Real assets have gotten off to a fast start in 2019, with all major real asset categories outpacing global equities (see chart at right). Global real estate has already provided a double-digit return (10.7%) just six weeks into the new year while listed infrastructure and natural resources have both performed admirably (8.1% and 7.7%, respectively, against a global equity return of 7.4%). Driving the strong performance of real assets is the gradual unwind of investor concerns that plagued 2018 returns. Global economic recession concerns have abated, resulting in a tide that has lifted all risk-asset boats – broad global equities as well as real assets, which have a heavy equity exposure. Natural resources have bounced back modestly as oil prices have stabilized. And, more specific to cash flow assets like global real estate and listed infrastructure, interest rates have fallen back down into a lower channel in the aftermath of the Fed's capitulation on monetary policy normalization. As interest rates trend lower, alternative sources of yield are back in vogue.

We have a specific tactical overweight to global real estate in our global policy model – an allocation initiated in January given the confluence of a stabilizing global economy, a more dovish Fed (and other central banks) and negative market sentiment that we felt had gone too far. This overweight has contributed to our tactical performance and we continue to endorse the asset class as a source of alternative yield.


Rising investor pessimism in the fourth quarter of 2018, followed by the Fed moving off their steady tightening campaign, set the conditions for the improved risk environment over the last two months. Equity valuations had fallen below long-term averages in many markets, and credit spreads had increased to a level providing a yield to worst of over 8% in U.S. High Yield. After increasing our risk exposure in our global tactical asset policy last month, we stood pat this month as risk assets have rallied sharply and the fundamental drivers of our outlook are relatively unchanged. Our base case scenario calls for Global Growth Resilience – cautioning investors against getting too negative in the wake of the current global slowdown. We expect the expansion to endure, and risk assets to reward as the potential for a recession in 2019/2020 is priced out.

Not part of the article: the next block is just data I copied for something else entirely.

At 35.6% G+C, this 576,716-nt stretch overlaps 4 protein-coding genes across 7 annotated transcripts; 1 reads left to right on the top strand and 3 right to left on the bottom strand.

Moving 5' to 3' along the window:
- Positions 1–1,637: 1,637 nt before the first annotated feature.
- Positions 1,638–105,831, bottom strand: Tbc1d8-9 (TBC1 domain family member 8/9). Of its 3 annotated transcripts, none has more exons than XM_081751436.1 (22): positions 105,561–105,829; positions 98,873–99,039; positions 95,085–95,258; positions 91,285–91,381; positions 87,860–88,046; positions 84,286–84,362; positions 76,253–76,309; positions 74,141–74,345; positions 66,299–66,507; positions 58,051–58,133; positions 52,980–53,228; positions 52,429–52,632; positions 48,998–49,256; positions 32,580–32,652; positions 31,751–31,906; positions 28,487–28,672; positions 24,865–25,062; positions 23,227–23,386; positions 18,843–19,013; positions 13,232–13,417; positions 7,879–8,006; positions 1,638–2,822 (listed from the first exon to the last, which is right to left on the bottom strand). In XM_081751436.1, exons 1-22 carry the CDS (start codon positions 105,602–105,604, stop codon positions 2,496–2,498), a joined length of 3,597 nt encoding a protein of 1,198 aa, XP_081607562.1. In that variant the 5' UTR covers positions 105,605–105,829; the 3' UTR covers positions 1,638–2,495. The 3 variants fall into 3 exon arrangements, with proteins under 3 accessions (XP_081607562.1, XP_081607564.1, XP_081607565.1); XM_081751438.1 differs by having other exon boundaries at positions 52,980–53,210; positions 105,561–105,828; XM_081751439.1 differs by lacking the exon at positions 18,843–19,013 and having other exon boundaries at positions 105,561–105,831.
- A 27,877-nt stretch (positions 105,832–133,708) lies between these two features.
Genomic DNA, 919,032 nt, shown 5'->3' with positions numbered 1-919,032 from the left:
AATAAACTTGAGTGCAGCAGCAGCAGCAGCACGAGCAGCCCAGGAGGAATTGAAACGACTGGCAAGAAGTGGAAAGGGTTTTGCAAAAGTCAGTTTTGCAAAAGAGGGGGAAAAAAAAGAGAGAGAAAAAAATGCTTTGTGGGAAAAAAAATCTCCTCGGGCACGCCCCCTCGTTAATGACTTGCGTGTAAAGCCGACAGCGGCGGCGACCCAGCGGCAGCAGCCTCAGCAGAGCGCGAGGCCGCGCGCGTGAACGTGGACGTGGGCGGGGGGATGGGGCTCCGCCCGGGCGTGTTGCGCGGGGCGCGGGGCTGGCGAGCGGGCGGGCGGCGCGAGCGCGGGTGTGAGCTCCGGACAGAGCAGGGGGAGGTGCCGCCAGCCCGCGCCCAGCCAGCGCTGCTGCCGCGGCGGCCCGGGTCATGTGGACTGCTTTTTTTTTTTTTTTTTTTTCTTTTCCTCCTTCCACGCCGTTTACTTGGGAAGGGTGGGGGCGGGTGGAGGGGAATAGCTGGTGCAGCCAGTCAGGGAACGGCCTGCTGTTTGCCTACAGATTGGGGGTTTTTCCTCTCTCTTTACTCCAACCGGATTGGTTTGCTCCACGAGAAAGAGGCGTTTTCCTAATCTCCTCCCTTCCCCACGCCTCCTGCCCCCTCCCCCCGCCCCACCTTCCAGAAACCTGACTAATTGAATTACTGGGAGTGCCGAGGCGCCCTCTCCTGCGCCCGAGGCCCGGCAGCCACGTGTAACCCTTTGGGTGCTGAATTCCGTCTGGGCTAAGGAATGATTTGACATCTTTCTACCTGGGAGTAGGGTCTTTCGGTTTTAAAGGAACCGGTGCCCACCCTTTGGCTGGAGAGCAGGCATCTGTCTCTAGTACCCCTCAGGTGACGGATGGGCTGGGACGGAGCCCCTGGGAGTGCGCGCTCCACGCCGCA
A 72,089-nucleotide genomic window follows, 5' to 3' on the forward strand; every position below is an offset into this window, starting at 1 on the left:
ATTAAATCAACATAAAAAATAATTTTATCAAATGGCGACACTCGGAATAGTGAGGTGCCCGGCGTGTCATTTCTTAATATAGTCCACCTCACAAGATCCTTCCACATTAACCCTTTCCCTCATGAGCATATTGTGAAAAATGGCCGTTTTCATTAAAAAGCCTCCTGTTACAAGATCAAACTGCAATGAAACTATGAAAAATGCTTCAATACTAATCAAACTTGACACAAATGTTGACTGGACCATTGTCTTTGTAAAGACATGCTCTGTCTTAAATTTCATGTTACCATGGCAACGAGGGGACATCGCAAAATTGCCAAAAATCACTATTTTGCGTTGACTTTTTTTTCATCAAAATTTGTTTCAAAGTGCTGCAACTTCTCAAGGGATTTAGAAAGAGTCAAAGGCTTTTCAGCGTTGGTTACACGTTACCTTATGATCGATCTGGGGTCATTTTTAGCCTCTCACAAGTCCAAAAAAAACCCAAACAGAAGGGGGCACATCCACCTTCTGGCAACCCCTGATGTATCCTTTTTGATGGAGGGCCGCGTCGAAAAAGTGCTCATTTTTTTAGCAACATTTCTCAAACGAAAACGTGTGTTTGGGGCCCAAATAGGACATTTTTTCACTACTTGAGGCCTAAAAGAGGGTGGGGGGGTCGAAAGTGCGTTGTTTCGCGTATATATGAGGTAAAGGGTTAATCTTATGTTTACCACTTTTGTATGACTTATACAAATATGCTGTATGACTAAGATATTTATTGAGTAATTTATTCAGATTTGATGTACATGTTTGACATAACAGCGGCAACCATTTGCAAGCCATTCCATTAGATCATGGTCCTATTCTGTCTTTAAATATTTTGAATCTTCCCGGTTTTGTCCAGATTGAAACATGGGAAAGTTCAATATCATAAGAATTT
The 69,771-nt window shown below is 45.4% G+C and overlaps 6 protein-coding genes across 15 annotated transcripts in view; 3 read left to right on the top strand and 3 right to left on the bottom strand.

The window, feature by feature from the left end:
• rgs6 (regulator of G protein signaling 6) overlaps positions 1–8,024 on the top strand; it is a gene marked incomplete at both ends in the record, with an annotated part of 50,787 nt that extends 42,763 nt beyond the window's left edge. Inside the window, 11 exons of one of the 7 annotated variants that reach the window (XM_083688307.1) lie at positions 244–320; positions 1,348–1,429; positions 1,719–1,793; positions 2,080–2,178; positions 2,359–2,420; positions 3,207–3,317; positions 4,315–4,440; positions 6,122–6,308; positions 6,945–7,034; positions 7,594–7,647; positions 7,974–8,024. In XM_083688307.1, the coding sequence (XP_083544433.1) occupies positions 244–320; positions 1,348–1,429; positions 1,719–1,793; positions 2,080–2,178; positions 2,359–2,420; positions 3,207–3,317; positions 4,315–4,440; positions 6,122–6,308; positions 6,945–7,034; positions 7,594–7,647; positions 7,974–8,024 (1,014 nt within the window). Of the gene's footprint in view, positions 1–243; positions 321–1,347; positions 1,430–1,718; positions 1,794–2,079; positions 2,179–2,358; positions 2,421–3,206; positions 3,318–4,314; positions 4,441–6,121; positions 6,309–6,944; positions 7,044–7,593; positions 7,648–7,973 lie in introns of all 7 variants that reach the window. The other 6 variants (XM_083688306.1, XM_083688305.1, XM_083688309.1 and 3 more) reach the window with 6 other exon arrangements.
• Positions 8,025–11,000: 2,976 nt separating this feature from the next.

Our other base case calls for a Focus on Fundamentals, where we think central banks will be able delay any policy normalization ambitions as resilient growth and contained inflation lead to a benign fundamental backdrop. The most recent developments certainly support this view, as central banks in the United Kingdom, Australia and India have recently joined the Fed in espousing a more dovish outlook for policy. Underpinning this base case is our Stuckflation theme, which has been supportive of risk-asset returns over the last several years. An unexpected jump in inflation could move the Fed off their dovish policy prematurely, which is one of our two risk cases. Our other risk case remains that of Political Miscalculation, where a policy mistake leads to economic difficulties. In addition to a Fed mistake, the risk of accelerated trade tensions between the United States and China remains an unsolved problem.

There is no shortage of important events to be analyzing over the course of this year. Near-term, evidence of stabilization in Chinese growth along with progress on the trade front will be key issues. The Brexit deadline of March 29 looks unlikely to be met, and we believe a Brexit delay is the most likely result. We will also have European Parliamentary elections in late May and a new European Central Bank head to take over on November 1. From an economic standpoint, the inflation data may prove most important as an unexpected cyclical uptick could knock central bankers off their new game plan. We have great confidence in our long-term theme of Stuckflation (where the impact of technology in increasing supply and promoting pricing transparency keeps inflation under check), but cyclical bouts of inflation can't be ruled out. But our base case remains global inflation that is under control, supporting accommodative monetary policy and also risk taking in the markets.

-Jim McDonald, Chief Investment Strategist


© 2019 Northern Trust Corporation.